Yeah, inefficient for sure, but superficially it looks like something that would be useful in a crisis where the long-term economics are not a concern, such as a military intervention or disaster relief. Theoretically a sat in a highly inclined orbit that keeps it in permanent sunlight could offer power that could be delivered at short notice for the short term to remote locations where supply lines for conventional fuel might be unreliable. In addition, it could be switched on or off at will. I imagine that come strategists would find the capability appealing if it could be made to work, rather like Lockheed's proposed fusion reactor that fits on a truck. Worth a few pennies for proof of concept at least...


Another concern is what would be the effect were that power beam to be aimed at a city?

Depends on the beam density and focus because after all a laser is just a really, really well focused flashlight :)

Randy
 

Flyaway

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Interesting update to that above article.

Bob Christy wrote a very interesting analysis on his Zarya blog, in which he links similar odd jumps in past OTV launch windows to times of close KH-11 passes, the idea being that these KH-11 satellites image the OTV after launch to see whether everything is allright. If that is correct, then this leads to four possible launch times on May 16: 12:24, 13:15, 14:06 and 14:53 UT.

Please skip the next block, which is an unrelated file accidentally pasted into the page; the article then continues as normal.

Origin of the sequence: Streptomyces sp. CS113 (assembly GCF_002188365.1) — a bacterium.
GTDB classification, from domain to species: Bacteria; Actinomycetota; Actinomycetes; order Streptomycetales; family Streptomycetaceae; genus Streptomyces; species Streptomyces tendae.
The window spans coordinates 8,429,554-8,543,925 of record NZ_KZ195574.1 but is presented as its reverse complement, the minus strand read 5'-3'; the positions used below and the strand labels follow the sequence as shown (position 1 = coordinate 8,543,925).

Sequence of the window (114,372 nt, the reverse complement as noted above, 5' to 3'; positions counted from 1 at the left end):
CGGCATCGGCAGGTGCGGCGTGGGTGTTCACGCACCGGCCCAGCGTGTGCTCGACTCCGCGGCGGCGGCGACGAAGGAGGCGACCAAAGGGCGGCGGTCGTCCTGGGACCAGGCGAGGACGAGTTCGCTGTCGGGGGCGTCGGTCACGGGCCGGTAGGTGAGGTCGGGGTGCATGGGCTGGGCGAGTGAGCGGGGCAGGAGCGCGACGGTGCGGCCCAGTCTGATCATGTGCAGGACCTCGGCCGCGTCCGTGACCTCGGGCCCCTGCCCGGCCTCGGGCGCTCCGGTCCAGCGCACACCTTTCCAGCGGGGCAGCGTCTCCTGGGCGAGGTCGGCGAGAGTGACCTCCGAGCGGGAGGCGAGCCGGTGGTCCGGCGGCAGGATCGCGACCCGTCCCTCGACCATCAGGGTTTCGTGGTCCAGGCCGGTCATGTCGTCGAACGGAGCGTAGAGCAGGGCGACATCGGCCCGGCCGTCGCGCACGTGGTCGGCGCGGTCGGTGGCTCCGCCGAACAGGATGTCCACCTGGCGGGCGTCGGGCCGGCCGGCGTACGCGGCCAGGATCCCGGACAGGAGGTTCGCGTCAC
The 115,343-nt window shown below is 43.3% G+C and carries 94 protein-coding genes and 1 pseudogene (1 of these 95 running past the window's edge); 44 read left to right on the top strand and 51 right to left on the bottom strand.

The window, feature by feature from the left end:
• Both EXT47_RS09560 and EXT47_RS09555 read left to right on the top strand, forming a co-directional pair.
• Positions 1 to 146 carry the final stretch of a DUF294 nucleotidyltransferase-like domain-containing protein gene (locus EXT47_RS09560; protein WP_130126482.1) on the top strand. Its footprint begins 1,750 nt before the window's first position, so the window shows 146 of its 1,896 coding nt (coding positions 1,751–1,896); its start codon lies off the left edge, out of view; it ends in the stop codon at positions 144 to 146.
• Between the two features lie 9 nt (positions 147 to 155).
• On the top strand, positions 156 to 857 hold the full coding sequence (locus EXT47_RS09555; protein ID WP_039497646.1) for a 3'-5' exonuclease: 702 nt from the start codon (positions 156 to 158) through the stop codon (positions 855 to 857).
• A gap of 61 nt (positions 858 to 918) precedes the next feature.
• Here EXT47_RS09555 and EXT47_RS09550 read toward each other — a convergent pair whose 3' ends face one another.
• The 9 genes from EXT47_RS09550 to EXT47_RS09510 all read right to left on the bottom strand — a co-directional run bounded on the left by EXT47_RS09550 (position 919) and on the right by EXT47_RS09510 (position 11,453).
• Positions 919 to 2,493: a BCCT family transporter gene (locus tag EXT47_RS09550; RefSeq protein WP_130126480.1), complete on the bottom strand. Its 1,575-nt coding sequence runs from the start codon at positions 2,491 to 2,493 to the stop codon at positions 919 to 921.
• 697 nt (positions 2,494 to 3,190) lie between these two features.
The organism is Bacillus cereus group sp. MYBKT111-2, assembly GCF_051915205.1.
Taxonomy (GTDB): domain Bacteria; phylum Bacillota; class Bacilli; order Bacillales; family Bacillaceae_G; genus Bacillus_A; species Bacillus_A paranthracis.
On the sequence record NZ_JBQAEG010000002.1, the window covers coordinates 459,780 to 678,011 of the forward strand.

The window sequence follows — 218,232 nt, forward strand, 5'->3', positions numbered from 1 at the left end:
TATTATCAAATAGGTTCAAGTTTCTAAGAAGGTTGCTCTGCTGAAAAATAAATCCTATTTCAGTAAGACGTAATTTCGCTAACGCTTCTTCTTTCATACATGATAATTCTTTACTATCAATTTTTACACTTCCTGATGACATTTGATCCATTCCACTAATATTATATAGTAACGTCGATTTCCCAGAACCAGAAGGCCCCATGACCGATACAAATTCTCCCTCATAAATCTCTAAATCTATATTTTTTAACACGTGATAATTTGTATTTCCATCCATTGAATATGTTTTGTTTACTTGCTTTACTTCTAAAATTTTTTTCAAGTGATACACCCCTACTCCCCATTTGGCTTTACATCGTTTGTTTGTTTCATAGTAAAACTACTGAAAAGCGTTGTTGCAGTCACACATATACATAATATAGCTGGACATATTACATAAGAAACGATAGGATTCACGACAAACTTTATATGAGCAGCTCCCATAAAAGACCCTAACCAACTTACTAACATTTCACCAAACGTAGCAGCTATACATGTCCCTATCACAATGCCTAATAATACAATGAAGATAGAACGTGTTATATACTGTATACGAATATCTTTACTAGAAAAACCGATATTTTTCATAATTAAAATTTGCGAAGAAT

My estimated elsets for these four launch times can be found here.

For more info see the link below.

 
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FighterJock

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Interesting update to that above article.

Bob Christy wrote a very interesting analysis on his Zarya blog, in which he links similar odd jumps in past OTV launch windows to times of close KH-11 passes, the idea being that these KH-11 satellites image the OTV after launch to see whether everything is allright. If that is correct, then this leads to four possible launch times on May 16: 12:24, 13:15, 14:06 and 14:53 UT.
My estimated elsets for these four launch times can be found here.

For more info see the link below.


Any idea if the launch is going to be streamed live on the net Flyaway?
 

TomS

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So what time will the launch be for us living in the UK? considering that it is British Summer Time now.

UTC given in the tweet is the same as GMT. The BST to GMT offset I'll leave to you.